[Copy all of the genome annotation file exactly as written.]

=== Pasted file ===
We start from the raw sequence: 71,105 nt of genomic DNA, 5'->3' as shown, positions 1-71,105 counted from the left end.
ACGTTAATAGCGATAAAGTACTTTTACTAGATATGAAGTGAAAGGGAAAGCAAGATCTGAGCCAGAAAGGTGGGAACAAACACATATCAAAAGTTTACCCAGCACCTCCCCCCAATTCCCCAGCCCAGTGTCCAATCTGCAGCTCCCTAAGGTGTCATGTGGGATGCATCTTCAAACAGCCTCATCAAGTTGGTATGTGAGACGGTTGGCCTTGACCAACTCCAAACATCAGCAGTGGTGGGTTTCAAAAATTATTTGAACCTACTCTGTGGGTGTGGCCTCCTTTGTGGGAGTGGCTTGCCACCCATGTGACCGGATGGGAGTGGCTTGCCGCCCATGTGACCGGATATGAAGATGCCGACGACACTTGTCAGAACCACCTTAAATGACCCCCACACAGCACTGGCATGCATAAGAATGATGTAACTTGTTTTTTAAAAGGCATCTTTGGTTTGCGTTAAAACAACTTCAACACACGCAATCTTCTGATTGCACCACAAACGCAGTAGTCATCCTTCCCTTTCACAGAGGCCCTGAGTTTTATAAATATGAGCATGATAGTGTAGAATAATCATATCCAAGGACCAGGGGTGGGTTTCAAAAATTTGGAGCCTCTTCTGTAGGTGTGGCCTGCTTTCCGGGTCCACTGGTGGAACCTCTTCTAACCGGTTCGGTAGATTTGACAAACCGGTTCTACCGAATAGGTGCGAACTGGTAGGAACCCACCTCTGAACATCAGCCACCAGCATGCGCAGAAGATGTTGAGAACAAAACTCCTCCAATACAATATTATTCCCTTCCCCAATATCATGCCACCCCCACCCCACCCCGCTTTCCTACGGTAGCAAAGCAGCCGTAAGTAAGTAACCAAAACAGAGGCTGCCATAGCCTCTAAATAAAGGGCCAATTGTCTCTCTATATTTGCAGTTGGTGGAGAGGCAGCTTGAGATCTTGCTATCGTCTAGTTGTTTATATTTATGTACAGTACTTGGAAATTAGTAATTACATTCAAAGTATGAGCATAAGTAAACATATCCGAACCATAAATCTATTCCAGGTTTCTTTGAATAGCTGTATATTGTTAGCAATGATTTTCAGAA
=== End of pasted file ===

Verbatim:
We start from the raw sequence: 71,105 nt of genomic DNA, 5'->3' as shown, positions 1-71,105 counted from the left end.
ACGTTAATAGCGATAAAGTACTTTTACTAGATATGAAGTGAAAGGGAAAGCAAGATCTGAGCCAGAAAGGTGGGAACAAACACATATCAAAAGTTTACCCAGCACCTCCCCCCAATTCCCCAGCCCAGTGTCCAATCTGCAGCTCCCTAAGGTGTCATGTGGGATGCATCTTCAAACAGCCTCATCAAGTTGGTATGTGAGACGGTTGGCCTTGACCAACTCCAAACATCAGCAGTGGTGGGTTTCAAAAATTATTTGAACCTACTCTGTGGGTGTGGCCTCCTTTGTGGGAGTGGCTTGCCACCCATGTGACCGGATGGGAGTGGCTTGCCGCCCATGTGACCGGATATGAAGATGCCGACGACACTTGTCAGAACCACCTTAAATGACCCCCACACAGCACTGGCATGCATAAGAATGATGTAACTTGTTTTTTAAAAGGCATCTTTGGTTTGCGTTAAAACAACTTCAACACACGCAATCTTCTGATTGCACCACAAACGCAGTAGTCATCCTTCCCTTTCACAGAGGCCCTGAGTTTTATAAATATGAGCATGATAGTGTAGAATAATCATATCCAAGGACCAGGGGTGGGTTTCAAAAATTTGGAGCCTCTTCTGTAGGTGTGGCCTGCTTTCCGGGTCCACTGGTGGAACCTCTTCTAACCGGTTCGGTAGATTTGACAAACCGGTTCTACCGAATAGGTGCGAACTGGTAGGAACCCACCTCTGAACATCAGCCACCAGCATGCGCAGAAGATGTTGAGAACAAAACTCCTCCAATACAATATTATTCCCTTCCCCAATATCATGCCACCCCCACCCCACCCCGCTTTCCTACGGTAGCAAAGCAGCCGTAAGTAAGTAACCAAAACAGAGGCTGCCATAGCCTCTAAATAAAGGGCCAATTGTCTCTCTATATTTGCAGTTGGTGGAGAGGCAGCTTGAGATCTTGCTATCGTCTAGTTGTTTATATTTATGTACAGTACTTGGAAATTAGTAATTACATTCAAAGTATGAGCATAAGTAAACATATCCGAACCATAAATCTATTCCAGGTTTCTTTGAATAGCTGTATATTGTTAGCAATGATTTTCAGAA